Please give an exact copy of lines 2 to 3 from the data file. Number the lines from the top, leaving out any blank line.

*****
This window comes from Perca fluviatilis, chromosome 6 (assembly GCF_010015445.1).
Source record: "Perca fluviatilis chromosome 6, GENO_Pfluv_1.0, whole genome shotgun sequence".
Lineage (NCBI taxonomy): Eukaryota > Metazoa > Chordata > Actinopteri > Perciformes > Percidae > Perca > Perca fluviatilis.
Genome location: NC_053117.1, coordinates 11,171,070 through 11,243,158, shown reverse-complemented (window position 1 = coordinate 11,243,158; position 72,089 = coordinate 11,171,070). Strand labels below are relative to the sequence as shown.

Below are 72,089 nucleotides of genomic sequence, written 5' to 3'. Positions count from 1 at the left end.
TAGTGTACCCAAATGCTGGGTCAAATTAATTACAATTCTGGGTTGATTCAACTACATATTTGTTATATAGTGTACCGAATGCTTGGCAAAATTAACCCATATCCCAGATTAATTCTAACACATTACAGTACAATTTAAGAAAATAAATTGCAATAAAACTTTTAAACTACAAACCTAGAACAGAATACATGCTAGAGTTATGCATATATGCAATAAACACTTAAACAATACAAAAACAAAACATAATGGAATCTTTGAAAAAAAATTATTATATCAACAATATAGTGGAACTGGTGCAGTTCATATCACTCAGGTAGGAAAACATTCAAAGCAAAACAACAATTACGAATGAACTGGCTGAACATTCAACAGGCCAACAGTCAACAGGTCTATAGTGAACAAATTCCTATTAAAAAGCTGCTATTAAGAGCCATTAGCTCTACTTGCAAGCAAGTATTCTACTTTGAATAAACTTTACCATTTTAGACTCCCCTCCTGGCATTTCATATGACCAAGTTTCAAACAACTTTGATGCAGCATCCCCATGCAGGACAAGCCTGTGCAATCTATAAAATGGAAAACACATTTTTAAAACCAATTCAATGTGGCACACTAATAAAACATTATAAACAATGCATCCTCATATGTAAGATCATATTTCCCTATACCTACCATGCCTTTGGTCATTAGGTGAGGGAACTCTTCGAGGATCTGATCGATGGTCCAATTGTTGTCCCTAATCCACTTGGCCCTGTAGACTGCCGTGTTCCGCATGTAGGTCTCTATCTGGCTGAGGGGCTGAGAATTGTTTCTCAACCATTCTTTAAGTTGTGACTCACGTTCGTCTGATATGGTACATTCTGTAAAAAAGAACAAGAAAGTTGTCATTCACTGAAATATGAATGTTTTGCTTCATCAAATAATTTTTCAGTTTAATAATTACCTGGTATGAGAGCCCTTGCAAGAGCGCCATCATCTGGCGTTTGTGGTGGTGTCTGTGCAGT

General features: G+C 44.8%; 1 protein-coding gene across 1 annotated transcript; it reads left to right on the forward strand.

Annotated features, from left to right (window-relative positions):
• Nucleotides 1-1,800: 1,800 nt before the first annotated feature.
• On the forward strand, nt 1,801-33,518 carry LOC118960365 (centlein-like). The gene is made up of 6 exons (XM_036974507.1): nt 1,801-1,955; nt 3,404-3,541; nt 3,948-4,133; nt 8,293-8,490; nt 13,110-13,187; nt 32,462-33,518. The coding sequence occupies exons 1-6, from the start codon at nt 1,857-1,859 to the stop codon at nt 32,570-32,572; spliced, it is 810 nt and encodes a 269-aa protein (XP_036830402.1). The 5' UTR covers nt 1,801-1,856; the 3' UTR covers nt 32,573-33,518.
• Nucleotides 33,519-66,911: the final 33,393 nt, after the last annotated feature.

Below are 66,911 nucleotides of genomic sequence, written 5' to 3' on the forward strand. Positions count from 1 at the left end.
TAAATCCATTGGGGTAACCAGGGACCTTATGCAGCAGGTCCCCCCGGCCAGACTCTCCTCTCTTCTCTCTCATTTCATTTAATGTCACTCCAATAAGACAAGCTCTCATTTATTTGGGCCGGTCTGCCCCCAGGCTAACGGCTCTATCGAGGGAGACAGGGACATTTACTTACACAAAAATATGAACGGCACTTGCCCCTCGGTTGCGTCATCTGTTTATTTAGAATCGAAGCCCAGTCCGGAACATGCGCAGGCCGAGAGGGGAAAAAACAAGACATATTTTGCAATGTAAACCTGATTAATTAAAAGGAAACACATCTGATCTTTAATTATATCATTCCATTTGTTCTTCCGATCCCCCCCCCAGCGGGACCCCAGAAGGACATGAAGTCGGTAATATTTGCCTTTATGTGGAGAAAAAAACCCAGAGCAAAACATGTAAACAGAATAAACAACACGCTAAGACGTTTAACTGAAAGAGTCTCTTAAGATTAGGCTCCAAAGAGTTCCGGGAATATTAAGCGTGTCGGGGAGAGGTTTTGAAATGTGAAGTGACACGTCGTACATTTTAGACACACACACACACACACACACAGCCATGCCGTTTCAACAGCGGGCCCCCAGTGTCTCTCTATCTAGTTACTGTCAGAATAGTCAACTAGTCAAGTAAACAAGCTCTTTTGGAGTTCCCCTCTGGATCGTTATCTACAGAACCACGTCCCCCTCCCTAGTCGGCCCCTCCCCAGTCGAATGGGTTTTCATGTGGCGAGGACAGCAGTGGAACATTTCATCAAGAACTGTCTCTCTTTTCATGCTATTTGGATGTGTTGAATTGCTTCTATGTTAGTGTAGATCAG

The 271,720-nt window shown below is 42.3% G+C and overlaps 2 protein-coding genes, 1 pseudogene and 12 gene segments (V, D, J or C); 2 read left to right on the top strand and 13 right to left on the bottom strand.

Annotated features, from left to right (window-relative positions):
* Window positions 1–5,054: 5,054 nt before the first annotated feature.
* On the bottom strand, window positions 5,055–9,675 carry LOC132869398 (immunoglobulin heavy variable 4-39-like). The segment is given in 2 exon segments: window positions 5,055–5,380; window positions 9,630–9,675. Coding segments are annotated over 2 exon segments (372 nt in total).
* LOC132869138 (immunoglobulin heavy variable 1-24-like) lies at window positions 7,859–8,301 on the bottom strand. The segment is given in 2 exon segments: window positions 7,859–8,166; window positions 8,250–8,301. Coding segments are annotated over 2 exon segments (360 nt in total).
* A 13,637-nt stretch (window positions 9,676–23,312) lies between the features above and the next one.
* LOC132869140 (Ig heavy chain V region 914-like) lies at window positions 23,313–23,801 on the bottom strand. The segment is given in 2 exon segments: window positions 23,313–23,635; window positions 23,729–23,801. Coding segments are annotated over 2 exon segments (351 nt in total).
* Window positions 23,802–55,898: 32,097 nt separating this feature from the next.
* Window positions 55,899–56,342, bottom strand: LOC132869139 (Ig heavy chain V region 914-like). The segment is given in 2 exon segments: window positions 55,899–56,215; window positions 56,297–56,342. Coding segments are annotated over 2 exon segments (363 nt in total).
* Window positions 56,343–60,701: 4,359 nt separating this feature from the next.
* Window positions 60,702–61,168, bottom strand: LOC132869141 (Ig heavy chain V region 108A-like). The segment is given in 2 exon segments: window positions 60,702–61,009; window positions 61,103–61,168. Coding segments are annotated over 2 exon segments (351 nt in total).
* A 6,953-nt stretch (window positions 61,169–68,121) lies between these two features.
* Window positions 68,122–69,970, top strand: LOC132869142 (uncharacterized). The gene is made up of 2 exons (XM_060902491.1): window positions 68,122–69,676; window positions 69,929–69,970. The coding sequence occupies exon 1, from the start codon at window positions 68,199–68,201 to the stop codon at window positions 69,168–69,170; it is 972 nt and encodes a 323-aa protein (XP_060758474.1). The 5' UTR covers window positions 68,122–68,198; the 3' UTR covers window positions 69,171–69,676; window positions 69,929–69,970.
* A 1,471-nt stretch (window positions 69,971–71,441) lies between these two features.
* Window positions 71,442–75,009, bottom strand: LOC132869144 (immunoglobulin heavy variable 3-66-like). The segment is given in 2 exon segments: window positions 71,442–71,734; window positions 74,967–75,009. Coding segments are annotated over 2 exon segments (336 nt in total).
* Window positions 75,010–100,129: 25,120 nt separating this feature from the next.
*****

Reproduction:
Source record: "Perca fluviatilis chromosome 6, GENO_Pfluv_1.0, whole genome shotgun sequence".
Lineage (NCBI taxonomy): Eukaryota > Metazoa > Chordata > Actinopteri > Perciformes > Percidae > Perca > Perca fluviatilis.